- This topic has 6 replies, 3 voices, and was last updated 2 months, 3 weeks ago by Cynthia Schmit.
Oooo, this one was good!
My favorite part first. Dean’s self-sacrificing, self-destructive tendencies. He is TOTALLY thinking about trading himself for his father (can’t believe he didn’t, actually). The very last scene where Sam flat-out asks him if was going to make a deal and he doesn’t respond is very powerful. At least he couldn’t lie to Sam about it. I was still a bit shocked when the camera cut back to Dean kissing the demon and for a second you’re like, “Hold ON! What did he DO?!” and you find out she’s sealing the deal with Dean to let the doomed man live out a full life; not sealing some kind of demon deal that Dean made. Clever with the devil’s traps – the SECOND one; like she caught the first (and he make that catch-able on purpose so she thought she got around it, only to be trapped under the water tower?) and let down her guard for the second.
And the demon that Dean summons is perfectly awful; going right for the thing she knows will get him – guilt over John and fear for what he’s enduring in hell, as well as confirming what Dean feared; that John went to hell to spare Dean’s life. That was PERFECT for more info. for the viewer on what demons are like. I do like that the demon often shows up in the form of a beautiful woman. Even Robert Johnson’s demon. I liked the flashbacks to Robert Johnson and that era. The music too. Funny moment when Dean’s exasperated at SAM’S lack of knowledge (for once!) of music history!
I also really liked the guy who made the deal who DIDN’T want help; he wanted to take responsibility for his deal and ANY artist can sympathize with that guy! He only wished for talent; not fame or fortune; so he was very talented and also surrounded by his art since no one wanted to buy it (yet – I’m thinking he was one of those guys whose art would sell for millions after his death) and no one recognized his talent in his lifetime. He was great casting and a great side character. Very believable. And he introduced Sam and Dean to goofer dust. More southern/hoodoo/voodoo practices and I really liked that.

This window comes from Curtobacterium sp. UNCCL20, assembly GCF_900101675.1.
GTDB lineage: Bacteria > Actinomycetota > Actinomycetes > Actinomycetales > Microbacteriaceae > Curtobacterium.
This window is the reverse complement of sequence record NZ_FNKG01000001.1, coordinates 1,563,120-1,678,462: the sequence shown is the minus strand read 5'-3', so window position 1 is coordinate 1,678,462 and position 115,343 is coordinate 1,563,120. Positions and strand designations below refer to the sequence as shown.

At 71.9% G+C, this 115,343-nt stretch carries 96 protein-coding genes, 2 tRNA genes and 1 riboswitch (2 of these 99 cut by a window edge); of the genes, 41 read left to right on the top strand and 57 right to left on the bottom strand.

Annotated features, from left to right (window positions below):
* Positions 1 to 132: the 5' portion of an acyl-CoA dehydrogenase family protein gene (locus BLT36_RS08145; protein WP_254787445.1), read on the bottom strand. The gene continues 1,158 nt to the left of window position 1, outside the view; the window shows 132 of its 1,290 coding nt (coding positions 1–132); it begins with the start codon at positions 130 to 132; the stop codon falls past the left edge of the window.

Kind of nice that the one deal-making guy who got to live was the one who asked for something for someone other than himself; to save his wife from cancer. Of course Dean accused him of doing THAT for selfish reasons so as to not have to live without her…but when he says that, Dean is still very much in guilt mode over John’s death and in “what is meant to die should die” frame of mind.
I did like that Sam and Dean BOTH hit on the truth about what John did simultaneously and they actually TALKED about it, even though Dean ran off to do something risky anyway and Sam didn’t try all that hard to stop him. Did Sam trust him at that point? He shouldn’t have.
Also a pretty good commentary on be careful what you wish for. The deal ends for everyone in a terrifying way (and the doctor being dragged away by the hellhounds is very close to what will eventually happen to Dean after his deal for Sam’s life later), no matter how good the life was. Better not to mess with things like that!
I have always had a fear of aggressive dogs. So the hellhound has always freaked me out. I like the invisible aspect to someone who is not about to have their contract come due. Now, the gruesome images of the distorted people before dying…where did that come from? I think in a later episode they say that it’s when the veil starts to get thin and you see things like demons…is that the demon torturing the soon-to-be victim by making “regular” people look terrifying? I wonder who on SPN came up with that.